Ansdell with her puppet Shelly Blue in her seasonal outfit.

Puppetry has provided entertainment and education for children and adults alike, dating back as far as 2,000 BC in Egypt. Today, most think of shows like The Muppets or Sesame Street, but do they know the faces behind the hands controlling those puppets?

Note to readers of TAY: This isn’t a story you’d often see on TAY, but as its about the entertainment industry I thought you would enjoy it!

Michelle Ansdell-Frazelle, 52, pictured above, is an American puppeteer working on her own kids show “Shelly And Her Puppet Pals,” starring her puppet character “Shelly Blue.”

Frazelle has worked in entertainment for over 40 years, acting in 80s TV classics like The Fall Guy, or Simon Says. In 1994, she, along with her ex husband Allen J. Ansdell Jr, built the “Adventure City” theme park in Anaheim California where Frazelle became the Board of Directors Treasurer and Entertainment Director.


As director, she was in charge of every aspect of the park’s shows. This included puppetry-a medium she previously had no interest in due to having no experience in entertaining children. Eventually she divorced Ansdell Jr, eventually marrying her current husband Steven Frizelle. Since then she’s been working as a freelance puppeteer, performing in private shows.

You might ask why Frazelle’s still working as a puppeteer making very little compared to what she could be making running a company like Adventure City? “My vision is encouraging kids, to give them good morals and prepare them for life.” Frazelle said. “It takes a village you know? To raise kids I mean. We all need to chip in”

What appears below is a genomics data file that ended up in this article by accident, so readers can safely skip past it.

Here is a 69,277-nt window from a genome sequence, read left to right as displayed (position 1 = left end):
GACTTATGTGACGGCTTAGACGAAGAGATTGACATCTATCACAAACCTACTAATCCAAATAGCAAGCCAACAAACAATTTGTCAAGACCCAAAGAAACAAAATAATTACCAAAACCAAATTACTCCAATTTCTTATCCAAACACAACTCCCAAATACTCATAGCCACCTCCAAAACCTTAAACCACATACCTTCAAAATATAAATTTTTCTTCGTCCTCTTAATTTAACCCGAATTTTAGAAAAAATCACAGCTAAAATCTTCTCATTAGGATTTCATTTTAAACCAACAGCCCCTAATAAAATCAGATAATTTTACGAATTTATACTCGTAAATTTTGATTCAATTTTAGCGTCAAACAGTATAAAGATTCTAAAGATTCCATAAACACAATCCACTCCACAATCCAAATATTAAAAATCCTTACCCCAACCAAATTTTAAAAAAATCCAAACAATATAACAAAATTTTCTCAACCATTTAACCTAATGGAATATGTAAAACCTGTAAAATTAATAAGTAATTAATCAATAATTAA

Frazelle’s show is one of several success stories in the past decade, a poor decade for the art of Puppetry, mired by the rise of technology.


Telling a story about an early preview of the Virtual Reality device “Oculus Rift,” Frazelle sheds light on the competition new technology presents for modern puppeteers. “Actors were there in the conference, they were freaking out. They were freaking out because all they could see is motion capture and animation taking their jobs.”

For years, puppetry’s been on a decline from growing interest in animation and the internet to entertain kids. As Thom Fountain, president of the Los Angeles Guild of Puppetry says, “It has to do with exposure, popularity” (sic). “Computers were a big battle that [puppeteers] had—When computers became more economical, accessible. Puppeteers were losing jobs in television and film because of them. [Computers] were able to do it cheaper. Puppeteers are in a union, at least here in Los Angeles and New York, and because we were protected by the unions we cost a little bit more to do and once they got the production cost down with the computers they were able to let that take over; and its easier to have one animator work on a computer than to have four puppeteers work to move one puppet.” Fountain, having worked on the Childs Play films, said it took 7 puppeteers to move Chucky the doll.